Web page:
How Should I Respond to People Who Hurt Me

Someone recently asked me this question about how to respond to people who hurt us. I get it, believe me. Our first (unconscious) instinctual reaction is to respond with anger. But this would be a reaction that lacks wisdom, patience, perspective, and most importantly, efficacy. It is just not effective when communicating to respond with anger. People’s walls go up and they dig even deeper into their positions.

So how can we see the error of that small thinking? How can we step back and see the bigger picture? How can we respond most effectively? To do this, we need to maintain our composure so we can see the situation as it truly is and how best to proceed. By not losing ourselves in rage, and through a little careful analysis, we can see there is never any need to be angry, there is no need to hate, and there is no benefit to conflict.

In this episode, I explain why love is the only answer, and how to love even our greatest enemies. We are all only here because of love. Someone nourished and nurtured us as babies because of love. Love can save lives, and the lack of love is what has caused all violence and cruelty in this world. Love isn’t some fantasy or hippy thing. It literally can change the world.

***If you prefer reading to listening, here’s the transcript of this podcast***

The question I recently received was, “How can you respond with love when someone does or says something wrong? I believe you should respond by expressing your true feelings about how it made you feel. When you respond with love, the other person may not learn anything because you aren’t holding them accountable.”

That’s a great question. The answer comes down to this: Responding with love does not mean avoiding telling someone how you feel. It doesn’t mean staying quiet, nodding, and smiling along. That’s not loving yourself, and it’s not loving the other person. What we’re talking about here is whether, when someone upsets me, I should respond with my emotions.

We all hear things that offend us, hurt our feelings, or go against our values, which can offend our sensibilities. Or someone may simply say something hurtful.

But responding with love means not expressing anger. It means communicating your true feelings in a way that shows love to the other person, indicating that you are not angry at them, but perhaps that something they said was hurtful. Maybe you even took it the wrong way, because this happens all the time. We jump to conclusions in our minds; we react with anger.

But most of the time, people are not trying to be hurtful. Most of the time, people are being unmindful of the words they use. So, we have to respond by recognizing that they may not even know what they said. We love them so much that we simply want to communicate why what they said could be seen as hurtful.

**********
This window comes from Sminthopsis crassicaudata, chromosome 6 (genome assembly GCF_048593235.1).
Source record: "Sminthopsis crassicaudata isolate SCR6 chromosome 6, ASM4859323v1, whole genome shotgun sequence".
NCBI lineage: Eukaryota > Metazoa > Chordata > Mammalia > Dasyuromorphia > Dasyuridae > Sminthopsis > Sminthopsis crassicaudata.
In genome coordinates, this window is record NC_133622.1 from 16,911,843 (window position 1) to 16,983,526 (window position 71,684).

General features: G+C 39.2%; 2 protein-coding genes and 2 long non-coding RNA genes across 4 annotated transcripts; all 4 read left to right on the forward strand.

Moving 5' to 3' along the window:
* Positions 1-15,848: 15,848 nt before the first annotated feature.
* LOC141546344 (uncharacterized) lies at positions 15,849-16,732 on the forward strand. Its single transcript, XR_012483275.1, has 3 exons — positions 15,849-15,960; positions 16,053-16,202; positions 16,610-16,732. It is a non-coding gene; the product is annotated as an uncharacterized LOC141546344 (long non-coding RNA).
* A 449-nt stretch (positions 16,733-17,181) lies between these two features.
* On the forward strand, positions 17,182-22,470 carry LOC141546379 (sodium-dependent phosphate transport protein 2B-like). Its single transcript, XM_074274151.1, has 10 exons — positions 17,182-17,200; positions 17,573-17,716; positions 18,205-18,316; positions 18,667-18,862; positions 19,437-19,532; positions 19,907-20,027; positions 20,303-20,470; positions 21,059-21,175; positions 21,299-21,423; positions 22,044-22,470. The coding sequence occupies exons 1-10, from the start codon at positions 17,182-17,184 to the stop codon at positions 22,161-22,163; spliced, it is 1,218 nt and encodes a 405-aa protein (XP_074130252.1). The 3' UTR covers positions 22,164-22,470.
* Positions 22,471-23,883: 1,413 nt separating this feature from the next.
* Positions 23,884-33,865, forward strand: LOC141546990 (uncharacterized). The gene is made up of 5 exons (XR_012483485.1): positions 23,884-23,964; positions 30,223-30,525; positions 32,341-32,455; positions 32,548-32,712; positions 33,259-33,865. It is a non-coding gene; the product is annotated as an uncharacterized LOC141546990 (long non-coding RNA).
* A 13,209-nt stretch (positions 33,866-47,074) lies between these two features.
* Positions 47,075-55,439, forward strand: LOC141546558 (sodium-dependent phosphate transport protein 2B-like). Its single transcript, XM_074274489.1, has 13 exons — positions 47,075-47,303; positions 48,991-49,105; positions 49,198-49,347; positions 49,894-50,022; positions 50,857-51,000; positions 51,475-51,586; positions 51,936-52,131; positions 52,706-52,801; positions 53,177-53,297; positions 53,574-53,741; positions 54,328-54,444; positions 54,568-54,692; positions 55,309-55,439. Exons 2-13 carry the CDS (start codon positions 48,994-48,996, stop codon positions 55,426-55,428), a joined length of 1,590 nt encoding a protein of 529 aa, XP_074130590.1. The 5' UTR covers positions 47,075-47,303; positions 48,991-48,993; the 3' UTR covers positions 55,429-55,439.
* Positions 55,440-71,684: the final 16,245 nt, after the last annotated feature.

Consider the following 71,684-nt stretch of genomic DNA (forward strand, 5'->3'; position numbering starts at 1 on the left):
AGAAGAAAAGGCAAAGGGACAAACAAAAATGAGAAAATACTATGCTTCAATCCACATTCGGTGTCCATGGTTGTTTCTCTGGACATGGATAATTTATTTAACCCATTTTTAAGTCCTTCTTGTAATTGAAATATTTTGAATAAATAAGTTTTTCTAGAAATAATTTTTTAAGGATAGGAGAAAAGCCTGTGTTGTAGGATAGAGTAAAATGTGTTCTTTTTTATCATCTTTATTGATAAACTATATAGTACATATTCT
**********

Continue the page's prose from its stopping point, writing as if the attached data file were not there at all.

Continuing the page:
Love doesn’t mean changing the words you use; it means conveying your love and respect for that human being despite something they may have said.

There is such a beautiful story of that black musician who convinced over 100 Ku Klux Klan members to give up their robes, handed them over to him, and quit the Klan, completely giving up racism. This gentleman did it through love. He did it through listening and asking questions. These former racists were able to lower their guard not because they saw the humanity in him, but because he saw the humanity in them. That is what love is about.

Love is recognizing that none of us are perfect; we are all flawed. We are here either to help lift each other up or to try to tear someone down. But when we tear them down, we know they’ll put their guard up. They’ll put up big, thick walls that are impenetrable to any rational discussion. They will become more entrenched in their views and ideas, and they will even become more identified with these views because so much of how people identify themselves is based on what they are against, as opposed to what they’re necessarily for.

So, to truly, actually connect with someone, to truly, actually let someone know that what they did was hurtful or wrong, the only way to truly help them see that is by communicating with deep love and compassion. This tells them that you are not trying to win a fight; you’re simply helping them realize something. This is why responding with love is the only wise thing to do.

Responding by not sharing your feelings keeps the world in ignorance, keeps the world in this low level of consciousness bickering, where nobody hears anybody. But when we are open and not closed off, when we can ask questions, when we don’t lose our temper, when we can stay present and mindful of the reactions going on within us, and then consciously with intention, choose love, we can change hearts, we can change minds, and we can change the world.

When we think we are our thoughts, we let them dictate our emotions and we suffer. When we discover who we truly are, thoughts become simply the appearance of words in our mind arising within our field of conscious awareness, no different than if we heard it on the radio. Take the journey within, in the book, Finding Your True Self: A Love Story.

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